Our family did not have extra money to throw around when I was growing up, but somehow, Mama always made Christmas look like a cozy movie scene. She was so careful, thoughtful, and precise about how much money she spent on each of us and how all the toys and packages would look laid out in the living room next to the tree. Our stockings were stuffed to overflowing, and the toys Santa left for us were thoughtfully displayed without wrapping paper with the tree and the mantle as a backdrop, like a beautiful department store window with its moody colors and twinkling lights. It was her joy to get up with us on Christmas morning and watch us open our gifts.

At six o’clock that infamous Christmas morning, I sneaked into my brother’s room and announced quietly that Santa had come. We knew Mama hadn’t gotten a lot of sleep, so we resolved that we’d go open all of our presents quietly so as not to disturb her. When she woke up, we’d “tell” her what we got and how much we loved it.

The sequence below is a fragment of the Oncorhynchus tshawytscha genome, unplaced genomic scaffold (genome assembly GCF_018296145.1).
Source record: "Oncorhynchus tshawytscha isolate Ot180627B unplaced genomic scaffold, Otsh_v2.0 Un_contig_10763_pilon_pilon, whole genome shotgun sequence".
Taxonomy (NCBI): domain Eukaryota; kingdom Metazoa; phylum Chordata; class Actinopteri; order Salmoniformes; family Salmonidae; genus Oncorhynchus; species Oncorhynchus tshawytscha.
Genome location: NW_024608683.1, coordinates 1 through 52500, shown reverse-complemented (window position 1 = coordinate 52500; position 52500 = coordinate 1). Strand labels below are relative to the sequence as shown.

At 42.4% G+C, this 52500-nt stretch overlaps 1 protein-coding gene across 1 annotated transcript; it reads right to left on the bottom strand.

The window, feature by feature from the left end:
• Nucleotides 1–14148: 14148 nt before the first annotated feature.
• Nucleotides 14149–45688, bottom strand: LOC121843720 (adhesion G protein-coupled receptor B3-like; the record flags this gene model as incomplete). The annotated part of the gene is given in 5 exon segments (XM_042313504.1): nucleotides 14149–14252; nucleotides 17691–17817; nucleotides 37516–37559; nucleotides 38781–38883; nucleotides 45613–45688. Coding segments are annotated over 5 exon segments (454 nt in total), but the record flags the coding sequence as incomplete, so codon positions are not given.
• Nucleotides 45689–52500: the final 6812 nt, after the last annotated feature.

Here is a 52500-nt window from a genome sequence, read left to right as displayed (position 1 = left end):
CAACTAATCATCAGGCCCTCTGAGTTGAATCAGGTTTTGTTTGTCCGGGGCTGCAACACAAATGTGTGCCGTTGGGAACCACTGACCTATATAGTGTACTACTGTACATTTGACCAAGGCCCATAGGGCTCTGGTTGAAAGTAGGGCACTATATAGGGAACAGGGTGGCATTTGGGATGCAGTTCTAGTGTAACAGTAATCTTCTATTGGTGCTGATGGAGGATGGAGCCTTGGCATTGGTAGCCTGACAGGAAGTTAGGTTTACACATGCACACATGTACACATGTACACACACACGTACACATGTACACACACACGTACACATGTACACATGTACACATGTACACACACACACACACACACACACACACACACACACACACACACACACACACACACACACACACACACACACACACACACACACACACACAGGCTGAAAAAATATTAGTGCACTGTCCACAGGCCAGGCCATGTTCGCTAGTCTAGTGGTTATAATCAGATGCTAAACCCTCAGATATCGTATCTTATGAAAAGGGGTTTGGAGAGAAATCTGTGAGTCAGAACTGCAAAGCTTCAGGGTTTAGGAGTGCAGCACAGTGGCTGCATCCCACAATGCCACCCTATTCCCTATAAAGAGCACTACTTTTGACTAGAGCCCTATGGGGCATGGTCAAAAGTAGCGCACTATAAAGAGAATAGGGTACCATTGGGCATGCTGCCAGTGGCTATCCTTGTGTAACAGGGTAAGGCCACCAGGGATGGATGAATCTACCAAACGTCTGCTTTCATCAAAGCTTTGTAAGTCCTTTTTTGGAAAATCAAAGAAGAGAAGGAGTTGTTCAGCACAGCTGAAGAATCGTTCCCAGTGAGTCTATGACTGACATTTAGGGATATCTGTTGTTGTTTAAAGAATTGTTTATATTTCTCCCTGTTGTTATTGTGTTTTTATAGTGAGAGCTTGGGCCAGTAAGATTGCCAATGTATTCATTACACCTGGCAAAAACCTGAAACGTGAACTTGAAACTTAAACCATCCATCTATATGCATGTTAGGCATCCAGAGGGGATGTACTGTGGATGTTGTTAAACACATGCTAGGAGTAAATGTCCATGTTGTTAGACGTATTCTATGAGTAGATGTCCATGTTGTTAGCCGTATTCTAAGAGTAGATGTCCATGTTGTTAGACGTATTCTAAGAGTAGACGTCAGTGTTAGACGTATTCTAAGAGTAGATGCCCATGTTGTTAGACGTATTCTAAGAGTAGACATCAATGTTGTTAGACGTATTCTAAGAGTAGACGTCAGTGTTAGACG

Reader, I need you to know something: This was the worst idea I’ve ever had, and it isn’t even close. Mama alternated between crying and yelling for a week, and the Ghost of Christmas Past visits my brother and me every single year as we sit and endure the time-honored tradition of listening to our mother tell her version of the scandalous event. I live in hope that my own children will someday allow me the pleasure of haranguing them for decades, too.”


Classical Icons at Christmastime

Though it’s natural to think of classical music icons as far removed from our lives, their holiday festivities had just as much joy – and just as many mishaps – as ours do today. This holiday season, let’s take a look at what some of history’s most cherished classical figures were up to at Christmastime.

Opera Star Grace Bumbry Finds Her Voice
Grace Bumbry
By U.S. federal government – Kennedy Center Honorees at the White House, Public Domain.